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Insights

The State of the GTA's Housing Market: An Interview with TRREB's President Jennifer Pearce

Blue sky above a flock of single-family homes.

On February 8, the Toronto Regional Real Estate Board (TRREB) unveiled its 2024 Market Outlook and Year in Review report, offering a detailed forecast on trends in home sales, new listings, and average prices. The report delves into the pressing issue of housing unaffordability and assesses its effects on the mental and physical well-being of GTA residents. It highlights the urgent need to increase our region's housing supply.

The Toronto Region Board of Trade has consistently advocated for measures to improve the availability of housing that is affordable in our region. Our efforts are rooted in thorough research, as demonstrated by our 2021 'Meeting in the Middle' report, which underscores the urgent need for a shift towards more diverse housing solutions. This is further reinforced by our report series in partnership with WoodGreen (that consists of Defining the Problem, Modelling Solutions and The Cost of Inaction) which calls attention to the critical housing challenges faced by our region’s essential workers.

We sat down with Jennifer Pearce, President of the Toronto Regional Real Estate Board to understand more about the evolving landscape of the GTA's housing market.

Your 2024 Market Outlook echoes the Board's emphasis on the 'missing middle' as a solution to the GTA's housing crisis. Can you elaborate on the main barriers to its development? How optimistic are you about overcoming these challenges, and what specific actions do you believe are needed to promote the 'missing middle' housing effectively?

 

Jennifer Pearce: There are several barriers when it comes to building diverse housing throughout the GTA. The complex planning and lengthy approvals process create a roadblock to building housing at the pace we need, and it’s adding to the overall cost of housing.

The City of Toronto specifically needs to ensure the current effort to create as of right zoning along major streets and avenues is accommodating enough to spur new builds. By restricting what type of housing is built, municipalities are limiting the housing options for future generations.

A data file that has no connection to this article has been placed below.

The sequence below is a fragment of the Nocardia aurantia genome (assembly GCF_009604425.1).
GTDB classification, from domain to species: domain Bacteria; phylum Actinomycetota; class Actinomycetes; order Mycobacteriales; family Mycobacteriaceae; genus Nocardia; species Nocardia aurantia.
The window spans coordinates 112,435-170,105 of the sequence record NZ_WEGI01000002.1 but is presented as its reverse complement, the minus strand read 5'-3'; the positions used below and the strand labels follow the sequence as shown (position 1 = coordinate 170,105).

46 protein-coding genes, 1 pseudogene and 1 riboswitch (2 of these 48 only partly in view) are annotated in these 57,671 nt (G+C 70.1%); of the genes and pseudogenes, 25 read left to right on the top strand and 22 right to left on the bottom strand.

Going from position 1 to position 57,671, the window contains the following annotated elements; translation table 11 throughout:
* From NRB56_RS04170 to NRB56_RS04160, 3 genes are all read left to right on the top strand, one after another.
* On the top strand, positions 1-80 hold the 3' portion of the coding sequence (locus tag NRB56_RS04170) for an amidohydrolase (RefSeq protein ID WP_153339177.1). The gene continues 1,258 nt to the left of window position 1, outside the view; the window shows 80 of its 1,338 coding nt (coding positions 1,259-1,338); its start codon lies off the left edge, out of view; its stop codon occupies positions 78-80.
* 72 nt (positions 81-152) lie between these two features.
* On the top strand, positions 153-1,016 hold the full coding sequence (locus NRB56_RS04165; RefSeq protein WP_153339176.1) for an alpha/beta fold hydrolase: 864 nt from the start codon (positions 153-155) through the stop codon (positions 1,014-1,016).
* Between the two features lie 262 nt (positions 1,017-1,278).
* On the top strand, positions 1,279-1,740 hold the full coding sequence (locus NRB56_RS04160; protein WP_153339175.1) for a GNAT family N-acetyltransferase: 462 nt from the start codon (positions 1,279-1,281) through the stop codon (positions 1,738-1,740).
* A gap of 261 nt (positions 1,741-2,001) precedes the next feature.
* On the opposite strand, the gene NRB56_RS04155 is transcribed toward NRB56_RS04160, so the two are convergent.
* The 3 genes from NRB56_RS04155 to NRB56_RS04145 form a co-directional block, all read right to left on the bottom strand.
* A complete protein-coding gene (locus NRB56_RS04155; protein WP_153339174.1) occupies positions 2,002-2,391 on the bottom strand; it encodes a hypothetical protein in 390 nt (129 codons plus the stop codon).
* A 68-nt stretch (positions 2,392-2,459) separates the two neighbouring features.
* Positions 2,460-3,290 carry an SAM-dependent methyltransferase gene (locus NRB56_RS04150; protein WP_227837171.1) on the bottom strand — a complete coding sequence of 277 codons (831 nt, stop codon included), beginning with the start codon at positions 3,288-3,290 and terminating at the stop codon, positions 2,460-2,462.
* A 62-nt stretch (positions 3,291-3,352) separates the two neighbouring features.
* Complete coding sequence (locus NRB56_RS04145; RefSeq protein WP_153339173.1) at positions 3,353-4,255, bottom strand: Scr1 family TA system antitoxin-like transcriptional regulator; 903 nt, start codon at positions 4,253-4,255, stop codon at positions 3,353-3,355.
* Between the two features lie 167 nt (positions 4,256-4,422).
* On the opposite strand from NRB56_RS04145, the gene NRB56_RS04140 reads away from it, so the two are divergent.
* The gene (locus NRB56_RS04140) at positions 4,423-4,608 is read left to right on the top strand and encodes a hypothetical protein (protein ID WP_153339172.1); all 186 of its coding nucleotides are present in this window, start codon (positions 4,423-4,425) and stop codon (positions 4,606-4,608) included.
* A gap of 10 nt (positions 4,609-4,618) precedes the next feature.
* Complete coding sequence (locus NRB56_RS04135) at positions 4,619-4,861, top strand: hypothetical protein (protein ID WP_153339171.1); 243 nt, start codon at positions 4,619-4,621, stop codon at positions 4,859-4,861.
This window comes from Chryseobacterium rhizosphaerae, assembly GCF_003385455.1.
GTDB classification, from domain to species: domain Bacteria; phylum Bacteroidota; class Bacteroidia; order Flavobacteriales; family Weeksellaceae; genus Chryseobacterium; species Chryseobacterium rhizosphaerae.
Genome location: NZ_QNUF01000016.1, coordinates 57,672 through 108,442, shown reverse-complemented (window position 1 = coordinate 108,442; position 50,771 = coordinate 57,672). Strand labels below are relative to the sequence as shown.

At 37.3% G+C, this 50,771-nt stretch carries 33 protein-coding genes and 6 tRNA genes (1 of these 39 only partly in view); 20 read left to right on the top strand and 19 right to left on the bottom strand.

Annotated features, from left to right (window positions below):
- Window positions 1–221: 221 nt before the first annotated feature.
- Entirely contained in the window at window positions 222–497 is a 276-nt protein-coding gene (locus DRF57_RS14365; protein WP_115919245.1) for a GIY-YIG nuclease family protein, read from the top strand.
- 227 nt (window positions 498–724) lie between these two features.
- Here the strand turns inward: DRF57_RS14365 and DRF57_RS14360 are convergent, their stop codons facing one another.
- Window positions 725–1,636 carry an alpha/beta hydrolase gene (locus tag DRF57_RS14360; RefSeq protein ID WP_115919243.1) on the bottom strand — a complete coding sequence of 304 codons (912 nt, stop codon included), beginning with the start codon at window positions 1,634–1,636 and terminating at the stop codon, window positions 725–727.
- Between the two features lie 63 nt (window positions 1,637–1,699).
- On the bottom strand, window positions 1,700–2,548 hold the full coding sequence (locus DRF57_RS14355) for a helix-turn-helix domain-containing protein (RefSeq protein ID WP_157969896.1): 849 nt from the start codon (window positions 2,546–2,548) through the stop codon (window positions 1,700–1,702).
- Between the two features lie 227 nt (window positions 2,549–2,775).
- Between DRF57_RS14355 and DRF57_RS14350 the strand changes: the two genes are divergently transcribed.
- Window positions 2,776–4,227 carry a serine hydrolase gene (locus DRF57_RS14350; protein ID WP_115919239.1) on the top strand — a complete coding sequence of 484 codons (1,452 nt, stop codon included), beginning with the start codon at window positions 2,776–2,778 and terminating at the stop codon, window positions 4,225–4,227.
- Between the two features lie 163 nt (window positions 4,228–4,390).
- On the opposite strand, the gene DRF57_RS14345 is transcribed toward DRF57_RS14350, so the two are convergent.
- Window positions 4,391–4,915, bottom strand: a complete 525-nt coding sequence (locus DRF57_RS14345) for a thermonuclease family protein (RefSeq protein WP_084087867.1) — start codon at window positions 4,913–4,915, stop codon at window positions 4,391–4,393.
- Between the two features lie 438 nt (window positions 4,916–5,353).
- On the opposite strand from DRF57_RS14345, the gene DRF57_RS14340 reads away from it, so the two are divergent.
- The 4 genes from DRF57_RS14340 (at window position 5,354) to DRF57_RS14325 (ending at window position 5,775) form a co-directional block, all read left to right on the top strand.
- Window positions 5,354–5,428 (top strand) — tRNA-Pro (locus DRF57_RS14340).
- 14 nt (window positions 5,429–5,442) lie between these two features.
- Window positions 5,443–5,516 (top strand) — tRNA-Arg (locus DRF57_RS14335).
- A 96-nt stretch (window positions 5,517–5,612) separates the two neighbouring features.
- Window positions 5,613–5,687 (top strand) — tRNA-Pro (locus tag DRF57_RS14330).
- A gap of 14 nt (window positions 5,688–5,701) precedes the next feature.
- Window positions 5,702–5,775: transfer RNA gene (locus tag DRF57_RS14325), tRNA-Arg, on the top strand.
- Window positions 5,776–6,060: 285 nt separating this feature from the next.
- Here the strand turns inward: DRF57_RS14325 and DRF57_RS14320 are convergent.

And, there’s no question that the current supply of homes can’t meet the demand of our growing population. Policymakers need to prioritize "missing middle" housing that can offer a more diverse and affordable range of housing options. This will give builders the opportunity to create more multi-family housing units and purpose-built rentals that can be scaled up much faster than the one-off development proposals we are currently familiar with in Toronto. It’s also important to reduce red tape that prevents the building of more homes.

What is the Missing Middle?

The "Missing Middle" is a term for diverse, affordable housing types like duplexes, triplexes, townhomes, and small apartments that fill the gap between single-family homes and high-rises. Building the missing middle aims to address housing shortages by promoting density and diversity within existing neighborhoods, making cities more livable and sustainable.

The federal government has recently emphasized modular housing as a key strategy to combat the issue of housing unaffordability across Canada. Given this policy direction, what is TRREB's stance on the adoption of modular housing within the GTA's housing landscape? What recommendations would TRREB make to ensure its effective implementation and integration into our housing strategy?

 

JP: The housing affordability challenges facing the GTA are a direct result of an inadequate diversity in the mix of housing types and a lack of overall housing supply available to residents. That’s why TRREB supports modular housing within the housing landscape. 

Working with innovative building solutions, such as mass timber, modular and pre-fabricated homes, has the potential to drastically reduce construction costs and time. This is also an opportunity to create more environmentally sustainable housing, and allows cities like Toronto to scale up housing projects in the numbers we need.